"Six men came to kill me one time. And the best of 'em carried this. It's a Callahan full-bore auto-lock. Customized trigger, double cartridge thorough gauge. It is my very favorite gun." -- Janye, Firefly
That quote is the reason why Borderlands rocks. Sure, it's a competent shooter with some basic role-playing aspects thrown in, and yeah, it's got kick ass multiplayer campaign, but in the end, it comes down to the guns.
More specifically, it's about finding your very favorite gun.
My review of Demigod, the multiplayer god smachdown, is up at SciFiWire.com. This is the first Windows game I've reviewed in ... well, I'm not sure the last time I reviewed a Windows game. it might have been Stardock's Galatic Civilizations game (the original, not the sequel) back in 2003. The amusing thing? I actually played it on my Mac, dual-booting into Windows thanks to Bootcamp.
- 2K Games
- Single Player
- Xbox 360 and Windows
- MSRP: $59.99
- Buy it for the 360 from Amazon.com
Roger Ebert has famously said that video games may have the potential to be beautiful, well crafted, and technically competent … but they are not art. In a later column, he asked what video game made to date could possibly stand up against the greatest movies ever made?
Warcraft III is a real-time strategy game in which players take on the role of one of four factions in a bid to save -- or damn -- reality from a demonic invasion. The game's divided into three modes: story (single player), customized game (single player) and multi-player.
In story mode there are four thematically-linked campaigns, one for each of the game's races: human, undead, orc, and elf. Each advances the overall story, which involves the demonic forces of the Burning Legions' attempt to invade the real world. Only one individual -- the mystical prophet -- is aware of the Legion's intentions, and he does his best to warn the good people of the coming threat. However, the Prophet's message is one that few embrace -- he advocates fleeing before the heralds of the demons: undead under the command of the lich Ner'zhul. That's more than Prince Arthas can take -- he steadfastly refuses to abandon his homeland, and instead journeys north to fight the undead menace. There he must decide between vengeance and salvation, and the wrong choice could damn the world.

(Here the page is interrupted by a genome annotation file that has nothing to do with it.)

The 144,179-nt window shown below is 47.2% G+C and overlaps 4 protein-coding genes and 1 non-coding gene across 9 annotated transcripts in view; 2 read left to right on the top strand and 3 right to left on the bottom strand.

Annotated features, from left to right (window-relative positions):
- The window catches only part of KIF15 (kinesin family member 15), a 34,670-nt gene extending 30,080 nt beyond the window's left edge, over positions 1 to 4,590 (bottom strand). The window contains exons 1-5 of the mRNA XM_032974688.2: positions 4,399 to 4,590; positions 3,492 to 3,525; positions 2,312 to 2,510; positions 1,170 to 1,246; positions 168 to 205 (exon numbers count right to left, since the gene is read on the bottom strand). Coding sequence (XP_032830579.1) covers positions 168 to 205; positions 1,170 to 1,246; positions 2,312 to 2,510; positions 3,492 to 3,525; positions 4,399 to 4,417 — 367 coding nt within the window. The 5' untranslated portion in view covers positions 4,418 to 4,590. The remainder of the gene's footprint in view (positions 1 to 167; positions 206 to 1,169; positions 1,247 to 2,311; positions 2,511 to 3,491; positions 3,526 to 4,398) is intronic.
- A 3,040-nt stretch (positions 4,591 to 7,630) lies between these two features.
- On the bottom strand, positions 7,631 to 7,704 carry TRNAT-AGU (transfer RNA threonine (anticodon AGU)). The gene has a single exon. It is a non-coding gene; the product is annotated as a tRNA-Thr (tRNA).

I wanted Master of Orion 3 to be the greatest turn-based strategy game of all time. I wanted it to be a worthy heir to its predecessors. I wanted to spend endless hours lost in its strategic depths, gladly loosing a few hours of sleep to secure victory over a strategic star system.
I wanted all of this ... and I got none of it. Master of Orion 3 is one of the biggest gaming disappointments I've ever experienced -- it's the Highlander 2 of computer games, and that's saying a lot.
Civilization III sucks. There ... I've said it. It took me a few months, but I finally said it.